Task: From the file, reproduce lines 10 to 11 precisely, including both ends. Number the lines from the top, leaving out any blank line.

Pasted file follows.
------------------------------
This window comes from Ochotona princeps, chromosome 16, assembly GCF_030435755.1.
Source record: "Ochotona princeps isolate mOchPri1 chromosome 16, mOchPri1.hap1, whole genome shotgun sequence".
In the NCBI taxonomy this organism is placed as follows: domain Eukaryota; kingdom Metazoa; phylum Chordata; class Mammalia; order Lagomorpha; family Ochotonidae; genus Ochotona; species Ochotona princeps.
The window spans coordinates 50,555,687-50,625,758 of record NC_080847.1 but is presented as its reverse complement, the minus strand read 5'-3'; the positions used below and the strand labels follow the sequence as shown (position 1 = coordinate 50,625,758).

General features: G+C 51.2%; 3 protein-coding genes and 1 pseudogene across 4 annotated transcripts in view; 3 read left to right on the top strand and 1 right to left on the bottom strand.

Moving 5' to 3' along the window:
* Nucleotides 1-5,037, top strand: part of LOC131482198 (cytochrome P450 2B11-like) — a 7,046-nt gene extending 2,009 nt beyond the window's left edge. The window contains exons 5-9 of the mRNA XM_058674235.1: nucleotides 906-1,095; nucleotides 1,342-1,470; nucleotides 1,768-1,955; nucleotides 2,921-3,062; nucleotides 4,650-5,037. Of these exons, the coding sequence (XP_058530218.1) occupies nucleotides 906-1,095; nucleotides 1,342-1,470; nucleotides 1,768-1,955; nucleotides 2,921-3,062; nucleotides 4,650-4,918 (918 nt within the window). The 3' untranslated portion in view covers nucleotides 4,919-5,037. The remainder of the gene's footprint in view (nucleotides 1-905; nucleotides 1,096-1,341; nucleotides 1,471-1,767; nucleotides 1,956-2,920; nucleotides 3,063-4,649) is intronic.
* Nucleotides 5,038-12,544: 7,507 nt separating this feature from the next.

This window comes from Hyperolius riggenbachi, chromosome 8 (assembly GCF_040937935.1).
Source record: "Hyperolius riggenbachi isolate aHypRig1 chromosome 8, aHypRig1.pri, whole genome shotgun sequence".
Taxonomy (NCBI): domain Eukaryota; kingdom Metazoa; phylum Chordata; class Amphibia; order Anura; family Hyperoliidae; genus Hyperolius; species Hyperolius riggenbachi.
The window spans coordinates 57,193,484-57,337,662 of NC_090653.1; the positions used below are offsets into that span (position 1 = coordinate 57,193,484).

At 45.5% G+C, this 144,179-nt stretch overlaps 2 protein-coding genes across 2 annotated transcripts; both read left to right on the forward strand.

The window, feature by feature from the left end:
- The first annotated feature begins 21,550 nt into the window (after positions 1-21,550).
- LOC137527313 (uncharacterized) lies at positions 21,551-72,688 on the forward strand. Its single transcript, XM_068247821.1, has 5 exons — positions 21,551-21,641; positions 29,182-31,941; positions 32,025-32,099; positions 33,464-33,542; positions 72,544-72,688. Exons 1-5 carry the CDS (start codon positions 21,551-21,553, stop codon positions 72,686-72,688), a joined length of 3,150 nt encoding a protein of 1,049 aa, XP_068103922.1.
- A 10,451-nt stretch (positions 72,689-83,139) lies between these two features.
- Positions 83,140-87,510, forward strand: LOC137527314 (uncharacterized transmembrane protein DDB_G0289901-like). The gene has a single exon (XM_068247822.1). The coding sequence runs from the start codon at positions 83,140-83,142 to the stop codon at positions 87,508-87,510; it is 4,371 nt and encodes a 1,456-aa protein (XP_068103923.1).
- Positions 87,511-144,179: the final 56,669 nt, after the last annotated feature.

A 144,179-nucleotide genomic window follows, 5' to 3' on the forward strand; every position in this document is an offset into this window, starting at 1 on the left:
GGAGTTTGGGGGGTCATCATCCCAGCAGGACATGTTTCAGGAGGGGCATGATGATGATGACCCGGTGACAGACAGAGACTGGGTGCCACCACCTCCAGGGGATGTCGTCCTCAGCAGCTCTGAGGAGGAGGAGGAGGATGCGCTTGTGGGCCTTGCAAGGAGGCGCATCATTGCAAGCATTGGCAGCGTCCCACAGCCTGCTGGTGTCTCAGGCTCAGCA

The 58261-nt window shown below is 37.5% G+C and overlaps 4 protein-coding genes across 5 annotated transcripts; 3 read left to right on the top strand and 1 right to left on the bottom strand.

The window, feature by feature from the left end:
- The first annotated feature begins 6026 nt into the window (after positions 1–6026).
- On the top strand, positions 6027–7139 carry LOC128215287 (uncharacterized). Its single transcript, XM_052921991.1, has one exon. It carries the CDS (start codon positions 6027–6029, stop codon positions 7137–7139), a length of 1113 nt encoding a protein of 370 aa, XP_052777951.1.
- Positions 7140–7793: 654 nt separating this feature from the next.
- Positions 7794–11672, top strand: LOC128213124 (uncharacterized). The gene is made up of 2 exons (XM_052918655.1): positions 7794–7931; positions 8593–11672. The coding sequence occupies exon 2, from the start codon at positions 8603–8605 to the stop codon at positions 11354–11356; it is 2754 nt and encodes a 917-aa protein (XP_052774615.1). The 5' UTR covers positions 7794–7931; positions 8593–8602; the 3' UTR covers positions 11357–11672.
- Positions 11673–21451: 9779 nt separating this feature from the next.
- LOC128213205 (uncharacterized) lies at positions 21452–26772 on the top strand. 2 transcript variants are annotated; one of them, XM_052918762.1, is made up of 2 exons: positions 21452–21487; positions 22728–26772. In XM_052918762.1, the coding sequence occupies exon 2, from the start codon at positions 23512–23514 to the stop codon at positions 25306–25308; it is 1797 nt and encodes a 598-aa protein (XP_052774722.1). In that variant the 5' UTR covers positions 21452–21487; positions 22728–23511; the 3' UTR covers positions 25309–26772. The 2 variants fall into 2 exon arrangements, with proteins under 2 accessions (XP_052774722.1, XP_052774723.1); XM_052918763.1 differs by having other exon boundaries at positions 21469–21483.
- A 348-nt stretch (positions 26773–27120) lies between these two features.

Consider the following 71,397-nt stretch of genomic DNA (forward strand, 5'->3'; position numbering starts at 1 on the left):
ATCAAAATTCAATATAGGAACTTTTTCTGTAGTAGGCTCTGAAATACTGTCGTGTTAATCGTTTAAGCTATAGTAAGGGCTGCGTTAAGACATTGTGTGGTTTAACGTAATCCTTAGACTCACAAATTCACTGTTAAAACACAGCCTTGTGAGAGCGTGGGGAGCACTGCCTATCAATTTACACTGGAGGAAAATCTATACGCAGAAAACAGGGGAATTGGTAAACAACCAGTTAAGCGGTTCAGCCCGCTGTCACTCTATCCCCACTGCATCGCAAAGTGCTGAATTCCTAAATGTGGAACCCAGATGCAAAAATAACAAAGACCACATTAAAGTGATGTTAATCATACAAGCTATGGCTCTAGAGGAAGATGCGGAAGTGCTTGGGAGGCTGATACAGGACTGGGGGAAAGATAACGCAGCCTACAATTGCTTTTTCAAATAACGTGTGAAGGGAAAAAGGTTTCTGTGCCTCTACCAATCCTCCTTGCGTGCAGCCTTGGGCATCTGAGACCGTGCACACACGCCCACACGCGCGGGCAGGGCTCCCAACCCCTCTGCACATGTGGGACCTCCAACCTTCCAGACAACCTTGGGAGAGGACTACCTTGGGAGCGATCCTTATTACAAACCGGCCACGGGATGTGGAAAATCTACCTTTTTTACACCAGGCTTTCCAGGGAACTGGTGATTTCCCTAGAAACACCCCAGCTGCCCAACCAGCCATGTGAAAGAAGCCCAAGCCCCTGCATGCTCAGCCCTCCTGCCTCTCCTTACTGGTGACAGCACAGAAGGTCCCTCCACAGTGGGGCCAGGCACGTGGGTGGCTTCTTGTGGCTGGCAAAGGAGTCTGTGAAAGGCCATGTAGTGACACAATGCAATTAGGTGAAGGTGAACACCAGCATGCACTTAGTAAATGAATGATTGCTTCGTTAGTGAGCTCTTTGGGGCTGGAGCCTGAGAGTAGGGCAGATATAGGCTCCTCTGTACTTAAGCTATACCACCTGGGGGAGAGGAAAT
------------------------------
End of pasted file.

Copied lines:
Source record: "Hyperolius riggenbachi isolate aHypRig1 chromosome 8, aHypRig1.pri, whole genome shotgun sequence".
Taxonomy (NCBI): domain Eukaryota; kingdom Metazoa; phylum Chordata; class Amphibia; order Anura; family Hyperoliidae; genus Hyperolius; species Hyperolius riggenbachi.